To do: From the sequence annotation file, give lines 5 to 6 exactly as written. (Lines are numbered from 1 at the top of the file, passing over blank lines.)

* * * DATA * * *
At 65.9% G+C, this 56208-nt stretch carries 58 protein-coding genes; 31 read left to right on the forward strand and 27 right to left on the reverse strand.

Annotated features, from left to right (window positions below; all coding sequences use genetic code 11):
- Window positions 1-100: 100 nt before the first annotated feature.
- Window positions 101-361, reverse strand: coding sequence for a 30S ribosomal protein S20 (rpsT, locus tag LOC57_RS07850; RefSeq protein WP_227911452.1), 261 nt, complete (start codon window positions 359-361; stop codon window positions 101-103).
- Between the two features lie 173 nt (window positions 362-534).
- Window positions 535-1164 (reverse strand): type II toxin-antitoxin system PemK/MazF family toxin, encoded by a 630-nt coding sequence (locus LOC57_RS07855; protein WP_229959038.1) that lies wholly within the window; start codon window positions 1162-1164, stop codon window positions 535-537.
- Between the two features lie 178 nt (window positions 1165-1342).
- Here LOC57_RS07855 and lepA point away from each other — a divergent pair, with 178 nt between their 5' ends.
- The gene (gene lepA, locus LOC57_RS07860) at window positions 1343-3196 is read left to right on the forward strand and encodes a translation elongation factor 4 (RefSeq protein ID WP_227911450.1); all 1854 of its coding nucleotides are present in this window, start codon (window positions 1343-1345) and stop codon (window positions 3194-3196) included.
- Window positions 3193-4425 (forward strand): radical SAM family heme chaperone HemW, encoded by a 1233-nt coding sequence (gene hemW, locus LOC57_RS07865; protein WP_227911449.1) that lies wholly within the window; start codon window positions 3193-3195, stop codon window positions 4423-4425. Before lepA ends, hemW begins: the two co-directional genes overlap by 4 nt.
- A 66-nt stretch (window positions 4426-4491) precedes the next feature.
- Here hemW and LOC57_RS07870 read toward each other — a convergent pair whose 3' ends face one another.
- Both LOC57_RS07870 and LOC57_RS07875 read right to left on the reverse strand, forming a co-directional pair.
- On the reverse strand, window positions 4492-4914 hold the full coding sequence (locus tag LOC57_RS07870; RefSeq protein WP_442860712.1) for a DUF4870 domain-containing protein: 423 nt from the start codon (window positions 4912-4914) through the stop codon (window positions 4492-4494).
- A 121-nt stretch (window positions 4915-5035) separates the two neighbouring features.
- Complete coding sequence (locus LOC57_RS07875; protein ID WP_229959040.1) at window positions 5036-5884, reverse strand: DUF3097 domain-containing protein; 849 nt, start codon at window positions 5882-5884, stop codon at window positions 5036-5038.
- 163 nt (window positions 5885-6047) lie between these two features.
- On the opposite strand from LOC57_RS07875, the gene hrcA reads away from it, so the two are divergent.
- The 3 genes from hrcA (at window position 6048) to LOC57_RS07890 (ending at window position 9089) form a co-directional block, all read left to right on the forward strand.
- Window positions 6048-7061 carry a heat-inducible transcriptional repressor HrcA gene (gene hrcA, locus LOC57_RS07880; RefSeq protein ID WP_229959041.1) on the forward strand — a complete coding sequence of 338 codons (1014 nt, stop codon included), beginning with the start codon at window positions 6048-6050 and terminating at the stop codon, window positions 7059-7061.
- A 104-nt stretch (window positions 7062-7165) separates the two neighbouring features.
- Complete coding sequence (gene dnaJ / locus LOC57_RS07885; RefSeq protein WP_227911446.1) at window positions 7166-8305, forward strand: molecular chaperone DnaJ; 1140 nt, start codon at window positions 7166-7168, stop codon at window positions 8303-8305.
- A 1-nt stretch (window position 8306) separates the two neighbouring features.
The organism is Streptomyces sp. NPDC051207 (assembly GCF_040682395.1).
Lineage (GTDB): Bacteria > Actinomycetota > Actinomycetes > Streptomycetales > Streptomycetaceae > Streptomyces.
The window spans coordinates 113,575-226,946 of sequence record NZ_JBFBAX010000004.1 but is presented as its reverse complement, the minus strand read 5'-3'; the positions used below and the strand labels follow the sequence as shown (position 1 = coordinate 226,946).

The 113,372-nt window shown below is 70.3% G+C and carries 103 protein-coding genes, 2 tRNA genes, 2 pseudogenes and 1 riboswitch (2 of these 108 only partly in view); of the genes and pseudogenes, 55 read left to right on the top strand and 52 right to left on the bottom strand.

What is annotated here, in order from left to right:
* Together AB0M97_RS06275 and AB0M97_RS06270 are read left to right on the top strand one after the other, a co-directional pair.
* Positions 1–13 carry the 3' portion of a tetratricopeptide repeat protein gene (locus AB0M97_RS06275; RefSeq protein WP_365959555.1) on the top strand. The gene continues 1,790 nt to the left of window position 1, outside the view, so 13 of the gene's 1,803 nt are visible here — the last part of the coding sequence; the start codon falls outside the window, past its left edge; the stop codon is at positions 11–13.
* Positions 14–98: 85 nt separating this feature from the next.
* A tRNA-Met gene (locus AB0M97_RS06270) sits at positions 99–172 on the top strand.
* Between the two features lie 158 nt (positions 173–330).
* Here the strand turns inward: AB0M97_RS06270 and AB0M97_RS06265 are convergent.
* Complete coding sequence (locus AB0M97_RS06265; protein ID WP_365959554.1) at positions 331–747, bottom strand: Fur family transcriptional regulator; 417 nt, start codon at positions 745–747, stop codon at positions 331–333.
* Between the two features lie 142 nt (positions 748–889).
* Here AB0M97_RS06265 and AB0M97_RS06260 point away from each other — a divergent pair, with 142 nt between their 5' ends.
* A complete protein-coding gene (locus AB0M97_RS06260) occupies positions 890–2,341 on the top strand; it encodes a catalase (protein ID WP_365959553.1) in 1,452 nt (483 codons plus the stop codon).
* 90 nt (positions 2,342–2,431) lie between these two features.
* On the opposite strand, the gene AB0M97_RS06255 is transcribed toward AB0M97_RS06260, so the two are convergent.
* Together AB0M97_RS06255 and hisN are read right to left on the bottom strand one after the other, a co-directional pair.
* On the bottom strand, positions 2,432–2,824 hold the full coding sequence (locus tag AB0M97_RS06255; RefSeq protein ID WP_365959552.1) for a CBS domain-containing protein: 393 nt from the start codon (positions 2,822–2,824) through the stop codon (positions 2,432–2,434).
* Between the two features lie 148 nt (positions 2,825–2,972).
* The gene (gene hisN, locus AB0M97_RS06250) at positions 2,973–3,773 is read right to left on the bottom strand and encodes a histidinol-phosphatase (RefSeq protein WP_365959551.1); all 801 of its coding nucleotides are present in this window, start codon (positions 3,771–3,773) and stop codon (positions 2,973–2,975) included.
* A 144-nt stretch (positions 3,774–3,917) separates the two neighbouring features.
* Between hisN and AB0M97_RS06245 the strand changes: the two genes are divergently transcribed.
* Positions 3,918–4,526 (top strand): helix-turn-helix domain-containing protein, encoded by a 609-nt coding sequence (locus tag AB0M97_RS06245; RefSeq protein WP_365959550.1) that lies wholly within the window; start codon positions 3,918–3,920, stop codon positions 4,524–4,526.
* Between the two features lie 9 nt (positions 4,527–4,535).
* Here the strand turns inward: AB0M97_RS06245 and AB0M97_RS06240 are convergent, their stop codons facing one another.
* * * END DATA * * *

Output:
- Between the two features lie 173 nt (window positions 362-534).
- Window positions 535-1164 (reverse strand): type II toxin-antitoxin system PemK/MazF family toxin, encoded by a 630-nt coding sequence (locus LOC57_RS07855; protein WP_229959038.1) that lies wholly within the window; start codon window positions 1162-1164, stop codon window positions 535-537.